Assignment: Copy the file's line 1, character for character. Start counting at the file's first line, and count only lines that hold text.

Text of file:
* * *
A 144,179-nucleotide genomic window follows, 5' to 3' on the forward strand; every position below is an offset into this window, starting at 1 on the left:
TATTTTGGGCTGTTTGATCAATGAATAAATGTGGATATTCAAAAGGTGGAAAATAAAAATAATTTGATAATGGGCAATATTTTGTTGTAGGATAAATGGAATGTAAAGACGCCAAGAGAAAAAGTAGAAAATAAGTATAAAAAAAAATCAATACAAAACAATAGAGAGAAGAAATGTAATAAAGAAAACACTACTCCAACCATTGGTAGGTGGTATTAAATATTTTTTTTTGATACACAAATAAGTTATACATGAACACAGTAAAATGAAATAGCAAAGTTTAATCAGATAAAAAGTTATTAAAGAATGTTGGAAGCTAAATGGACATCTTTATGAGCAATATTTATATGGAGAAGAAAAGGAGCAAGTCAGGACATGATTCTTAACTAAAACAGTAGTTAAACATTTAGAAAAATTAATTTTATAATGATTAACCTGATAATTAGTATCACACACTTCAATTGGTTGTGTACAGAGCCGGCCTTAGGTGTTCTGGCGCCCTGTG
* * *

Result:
A 144,179-nucleotide genomic window follows, 5' to 3' on the forward strand; every position below is an offset into this window, starting at 1 on the left: